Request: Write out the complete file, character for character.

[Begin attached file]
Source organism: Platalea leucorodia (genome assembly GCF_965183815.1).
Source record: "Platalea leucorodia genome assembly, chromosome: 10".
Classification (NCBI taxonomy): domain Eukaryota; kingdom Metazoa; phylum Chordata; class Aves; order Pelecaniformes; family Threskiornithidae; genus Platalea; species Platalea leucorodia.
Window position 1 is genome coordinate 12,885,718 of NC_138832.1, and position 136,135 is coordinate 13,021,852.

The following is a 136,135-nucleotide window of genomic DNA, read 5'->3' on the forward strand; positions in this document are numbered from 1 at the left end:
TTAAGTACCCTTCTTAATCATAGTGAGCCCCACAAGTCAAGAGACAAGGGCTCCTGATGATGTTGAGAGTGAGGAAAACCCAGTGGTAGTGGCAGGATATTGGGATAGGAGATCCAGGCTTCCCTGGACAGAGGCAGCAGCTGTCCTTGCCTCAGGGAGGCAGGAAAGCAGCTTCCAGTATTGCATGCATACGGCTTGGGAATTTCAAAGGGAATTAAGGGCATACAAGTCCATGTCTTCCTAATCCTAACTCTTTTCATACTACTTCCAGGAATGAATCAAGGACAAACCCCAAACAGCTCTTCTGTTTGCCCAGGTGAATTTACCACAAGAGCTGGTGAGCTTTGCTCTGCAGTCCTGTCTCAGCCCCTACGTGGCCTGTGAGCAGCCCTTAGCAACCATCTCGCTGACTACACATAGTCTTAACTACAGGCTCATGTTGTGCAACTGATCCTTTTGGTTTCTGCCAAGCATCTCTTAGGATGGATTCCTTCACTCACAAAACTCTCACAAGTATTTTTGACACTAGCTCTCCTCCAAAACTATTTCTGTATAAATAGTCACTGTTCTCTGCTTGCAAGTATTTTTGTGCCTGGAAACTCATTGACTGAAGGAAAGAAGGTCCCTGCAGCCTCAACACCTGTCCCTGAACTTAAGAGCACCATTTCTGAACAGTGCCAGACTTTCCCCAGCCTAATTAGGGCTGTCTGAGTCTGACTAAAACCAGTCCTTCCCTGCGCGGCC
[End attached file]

Source organism: Platalea leucorodia (genome assembly GCF_965183815.1).
Source record: "Platalea leucorodia genome assembly, chromosome: 10".
Classification (NCBI taxonomy): domain Eukaryota; kingdom Metazoa; phylum Chordata; class Aves; order Pelecaniformes; family Threskiornithidae; genus Platalea; species Platalea leucorodia.
Window position 1 is genome coordinate 12,885,718 of NC_138832.1, and position 136,135 is coordinate 13,021,852.

The following is a 136,135-nucleotide window of genomic DNA, read 5'->3' on the forward strand; positions in this document are numbered from 1 at the left end:
TTAAGTACCCTTCTTAATCATAGTGAGCCCCACAAGTCAAGAGACAAGGGCTCCTGATGATGTTGAGAGTGAGGAAAACCCAGTGGTAGTGGCAGGATATTGGGATAGGAGATCCAGGCTTCCCTGGACAGAGGCAGCAGCTGTCCTTGCCTCAGGGAGGCAGGAAAGCAGCTTCCAGTATTGCATGCATACGGCTTGGGAATTTCAAAGGGAATTAAGGGCATACAAGTCCATGTCTTCCTAATCCTAACTCTTTTCATACTACTTCCAGGAATGAATCAAGGACAAACCCCAAACAGCTCTTCTGTTTGCCCAGGTGAATTTACCACAAGAGCTGGTGAGCTTTGCTCTGCAGTCCTGTCTCAGCCCCTACGTGGCCTGTGAGCAGCCCTTAGCAACCATCTCGCTGACTACACATAGTCTTAACTACAGGCTCATGTTGTGCAACTGATCCTTTTGGTTTCTGCCAAGCATCTCTTAGGATGGATTCCTTCACTCACAAAACTCTCACAAGTATTTTTGACACTAGCTCTCCTCCAAAACTATTTCTGTATAAATAGTCACTGTTCTCTGCTTGCAAGTATTTTTGTGCCTGGAAACTCATTGACTGAAGGAAAGAAGGTCCCTGCAGCCTCAACACCTGTCCCTGAACTTAAGAGCACCATTTCTGAACAGTGCCAGACTTTCCCCAGCCTAATTAGGGCTGTCTGAGTCTGACTAAAACCAGTCCTTCCCTGCGCGGCC